Prone to Wander

Tiny Little Thrills

Screen Shot 2015-09-26 at 11.28.23 AMA few weeks ago while wedged between hundreds of other cars on MoPac in famous Austin traffic, I got to thinking about how lovely it would be to have a driverless car.  Sitting in traffic feels like such a waste of time when you’ve got places to be, people to see, work to do, books to read…

They say that Google’s got a driverless car, and that it’s only a matter of time now until I can sit back, relax, and let the computer take control.

Ahh… sounds nice.

For those of us with limited public transportation options, it sure would be nice to be getting sh*t done on your way to work, class, or home – all while your car drives you where you want it to go, avoids collisions, and obeys the traffic laws.

Hmm.

Something made me pause in the middle of my August-heat-and-traffic-addled daydream. In the not-so-distant future, whether I am the driver of my vehicle or not, do you think I’ll still be able to go over the speed limit, if I wanted to?

Interesting.

It’s really not a very big leap to imagine that the computers in your future car might someday prohibit you from breaking the law, even if you grabbed the wheel and really tried to be bad. And it’s not a very big leap beyond that, even, to imagine a future world with machines all around you that will be busy protecting you from all sorts of things that could hurt you or get you into trouble – not just your car.

Will our machines someday guide and guard us so much that life starts feeling a little bit like going bowling with the bumpers up?

Sure, it would be reliable and safe, and we’d hit the pins every time. But it requires no decisions. And it’s really, really BORING.

Ugh.

I have a hunch that all humans secretly need the satisfaction of knowing that if we really, REALLY wanted to, we could totally hit the gas and throttle that engine up to ninety. Maybe we’d only do that in secret on a deserted open road… but still.

Advertising agencies the world over know this bit about our psychology already, and they are masters at exploiting it. Think of every flashy sports car ad you’ve ever seen. It’s that secret little edge that all those predominantly middle-aged men sit up and pay attention to – the idea that they too, if they wanted to, could be a little bit volatile or dangerous in a world that may have tried to subdue them into corporate, suburban sameness.

Maybe those tiny little seemingly mundane choices we make every day – like whether to speed or not to speed – are actually thrilling to us in tiny little ways. Even if we rarely cave in to the whisperings of that little red devil on our shoulders – maybe it’s the realization that we have the power to make our own choices that gives life a little edge – a little thrill.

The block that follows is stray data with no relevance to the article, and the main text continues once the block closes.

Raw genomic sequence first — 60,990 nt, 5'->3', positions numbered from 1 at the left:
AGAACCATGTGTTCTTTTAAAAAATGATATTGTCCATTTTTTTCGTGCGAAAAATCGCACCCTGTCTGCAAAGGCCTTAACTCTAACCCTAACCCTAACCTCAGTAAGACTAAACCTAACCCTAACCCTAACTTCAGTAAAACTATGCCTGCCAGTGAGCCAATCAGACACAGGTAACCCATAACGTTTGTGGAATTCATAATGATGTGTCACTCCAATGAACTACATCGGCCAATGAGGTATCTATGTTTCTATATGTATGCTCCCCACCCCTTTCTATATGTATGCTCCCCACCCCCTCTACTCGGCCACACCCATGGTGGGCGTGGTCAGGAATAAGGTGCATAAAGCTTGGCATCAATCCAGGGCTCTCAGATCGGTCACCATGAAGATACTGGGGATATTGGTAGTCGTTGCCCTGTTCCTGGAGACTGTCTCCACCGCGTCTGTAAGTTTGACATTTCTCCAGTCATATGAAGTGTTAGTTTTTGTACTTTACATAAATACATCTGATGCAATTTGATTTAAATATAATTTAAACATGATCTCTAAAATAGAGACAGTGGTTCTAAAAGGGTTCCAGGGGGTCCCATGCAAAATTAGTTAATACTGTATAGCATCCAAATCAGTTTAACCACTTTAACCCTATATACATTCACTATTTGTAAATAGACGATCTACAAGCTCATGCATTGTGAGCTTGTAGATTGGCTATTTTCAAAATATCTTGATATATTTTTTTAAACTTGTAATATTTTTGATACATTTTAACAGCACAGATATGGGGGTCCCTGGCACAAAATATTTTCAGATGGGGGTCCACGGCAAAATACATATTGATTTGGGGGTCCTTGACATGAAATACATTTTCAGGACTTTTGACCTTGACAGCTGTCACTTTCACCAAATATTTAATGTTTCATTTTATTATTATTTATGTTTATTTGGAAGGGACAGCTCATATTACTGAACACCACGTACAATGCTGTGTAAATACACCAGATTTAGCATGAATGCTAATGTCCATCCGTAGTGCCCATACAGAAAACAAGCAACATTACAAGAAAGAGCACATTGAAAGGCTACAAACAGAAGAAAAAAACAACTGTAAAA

Perhaps with every one of those daily little choices we make, we are reminding ourselves that our choices matter. They have real consequences in a world that is not always safe. Our choices can be dangerous. Perhaps we’re zapping ourselves with little doses of adrenaline all day as we remind ourselves that we choose our own adventures.

Suppose, for a moment, that someday in the future we lost our sense of control over these daily, seemingly mundane little choices between right and wrong. What would the implications be?

I happened to bring up these crazy ideas over margaritas to a friend of mine who has a pretty strong pulse on emerging technology.

He nodded emphatically. “It’s already happening,” he said, pointing to a tiny black square on his chest.

At first I thought it was some kind of James Bond-esque camera, which was a little unnerving. But he explained that it was basically just a tiny little chip that could accurately detect whether he was sitting up straight. If he forgot about it and slouched, it would give him an uncomfortable little Pavlovian buzz. Apparently it was much more unpleasant than the margarita buzz, because his posture was impeccable all evening.

Incredible.

This tiny little unassuming thing that looked like a nerdy boy scout pin was policing my friend’s physical behavior. And while this particular wearable’s purpose may be fairly innocuous, the implications could go further. Maybe it’s not very far beyond the scope of our imaginations to think that a combination of wearables, cameras, biomodifications and nanobots may someday be able to guide and shape a surprising number of things about our lives – whether their intended purpose is to care for us, change us, or watch and police us so that we don’t get out of line.

As my friend and I talked further, we wondered aloud about what the implications might be on our psychology if we began to exist in a world with so many enforced guardrails. If everything becomes safe, in-check, and under control in daily life, will humans miss all those tiny little thrills and come to crave a new way to get a fix? And where would we turn?

One obvious answer might be virtual reality.

But can a virtual life satisfy? Can it fill the gap? And if virtual thrills don’t pose as many real-life consequences and dangers – will our appetite for thrill seeking increase? Will it become addictive? And what impact would that have on our mental health? On our perceptions of ourselves? On our real human connections? On our perception of life and death and the roller coaster of all of the good and bad things we are supposed to experience in between?

Sure, at the end of the day, this is just a nerdy daydream about driverless cars and human nature.

But maybe there’s something to think about. Maybe I should think twice before putting even the mundane everyday choices on autopilot. Could I lose something subtle but important if I do?

Who knows?

Excuse me while I pass someone going way too slow on MoPac.

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